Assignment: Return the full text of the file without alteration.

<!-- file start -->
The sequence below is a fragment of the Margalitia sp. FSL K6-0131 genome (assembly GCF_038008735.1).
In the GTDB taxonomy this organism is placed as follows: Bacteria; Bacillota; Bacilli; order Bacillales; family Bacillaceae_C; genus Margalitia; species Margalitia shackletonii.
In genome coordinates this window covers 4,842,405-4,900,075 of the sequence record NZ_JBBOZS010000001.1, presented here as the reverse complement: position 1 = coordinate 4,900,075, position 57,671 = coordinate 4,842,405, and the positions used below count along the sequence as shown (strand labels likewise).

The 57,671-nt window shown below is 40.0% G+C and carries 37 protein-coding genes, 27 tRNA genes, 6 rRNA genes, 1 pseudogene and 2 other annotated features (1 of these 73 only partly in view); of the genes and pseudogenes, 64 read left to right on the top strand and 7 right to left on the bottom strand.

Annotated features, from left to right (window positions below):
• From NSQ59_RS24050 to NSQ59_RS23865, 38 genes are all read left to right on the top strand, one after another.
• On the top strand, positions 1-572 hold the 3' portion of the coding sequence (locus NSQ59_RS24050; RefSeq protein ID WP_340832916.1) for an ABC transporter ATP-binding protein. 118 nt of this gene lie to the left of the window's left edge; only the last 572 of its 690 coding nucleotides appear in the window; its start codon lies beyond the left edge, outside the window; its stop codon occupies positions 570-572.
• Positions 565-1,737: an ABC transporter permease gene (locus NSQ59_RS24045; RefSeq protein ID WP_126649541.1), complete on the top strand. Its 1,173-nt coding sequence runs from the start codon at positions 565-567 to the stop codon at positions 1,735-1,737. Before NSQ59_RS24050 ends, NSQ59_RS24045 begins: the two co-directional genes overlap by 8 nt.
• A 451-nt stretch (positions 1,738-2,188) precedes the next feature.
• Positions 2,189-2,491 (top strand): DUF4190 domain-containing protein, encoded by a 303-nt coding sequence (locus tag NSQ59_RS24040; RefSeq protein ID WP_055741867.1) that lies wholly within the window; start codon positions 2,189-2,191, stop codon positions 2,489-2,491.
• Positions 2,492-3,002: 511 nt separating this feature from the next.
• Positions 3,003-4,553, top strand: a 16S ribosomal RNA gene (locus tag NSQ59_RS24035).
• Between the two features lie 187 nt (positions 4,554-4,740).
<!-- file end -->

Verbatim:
The sequence below is a fragment of the Margalitia sp. FSL K6-0131 genome (assembly GCF_038008735.1).
In the GTDB taxonomy this organism is placed as follows: Bacteria; Bacillota; Bacilli; order Bacillales; family Bacillaceae_C; genus Margalitia; species Margalitia shackletonii.
In genome coordinates this window covers 4,842,405-4,900,075 of the sequence record NZ_JBBOZS010000001.1, presented here as the reverse complement: position 1 = coordinate 4,900,075, position 57,671 = coordinate 4,842,405, and the positions used below count along the sequence as shown (strand labels likewise).

The 57,671-nt window shown below is 40.0% G+C and carries 37 protein-coding genes, 27 tRNA genes, 6 rRNA genes, 1 pseudogene and 2 other annotated features (1 of these 73 only partly in view); of the genes and pseudogenes, 64 read left to right on the top strand and 7 right to left on the bottom strand.

Annotated features, from left to right (window positions below):
• From NSQ59_RS24050 to NSQ59_RS23865, 38 genes are all read left to right on the top strand, one after another.
• On the top strand, positions 1-572 hold the 3' portion of the coding sequence (locus NSQ59_RS24050; RefSeq protein ID WP_340832916.1) for an ABC transporter ATP-binding protein. 118 nt of this gene lie to the left of the window's left edge; only the last 572 of its 690 coding nucleotides appear in the window; its start codon lies beyond the left edge, outside the window; its stop codon occupies positions 570-572.
• Positions 565-1,737: an ABC transporter permease gene (locus NSQ59_RS24045; RefSeq protein ID WP_126649541.1), complete on the top strand. Its 1,173-nt coding sequence runs from the start codon at positions 565-567 to the stop codon at positions 1,735-1,737. Before NSQ59_RS24050 ends, NSQ59_RS24045 begins: the two co-directional genes overlap by 8 nt.
• A 451-nt stretch (positions 1,738-2,188) precedes the next feature.
• Positions 2,189-2,491 (top strand): DUF4190 domain-containing protein, encoded by a 303-nt coding sequence (locus tag NSQ59_RS24040; RefSeq protein ID WP_055741867.1) that lies wholly within the window; start codon positions 2,189-2,191, stop codon positions 2,489-2,491.
• Positions 2,492-3,002: 511 nt separating this feature from the next.
• Positions 3,003-4,553, top strand: a 16S ribosomal RNA gene (locus tag NSQ59_RS24035).
• Between the two features lie 187 nt (positions 4,554-4,740).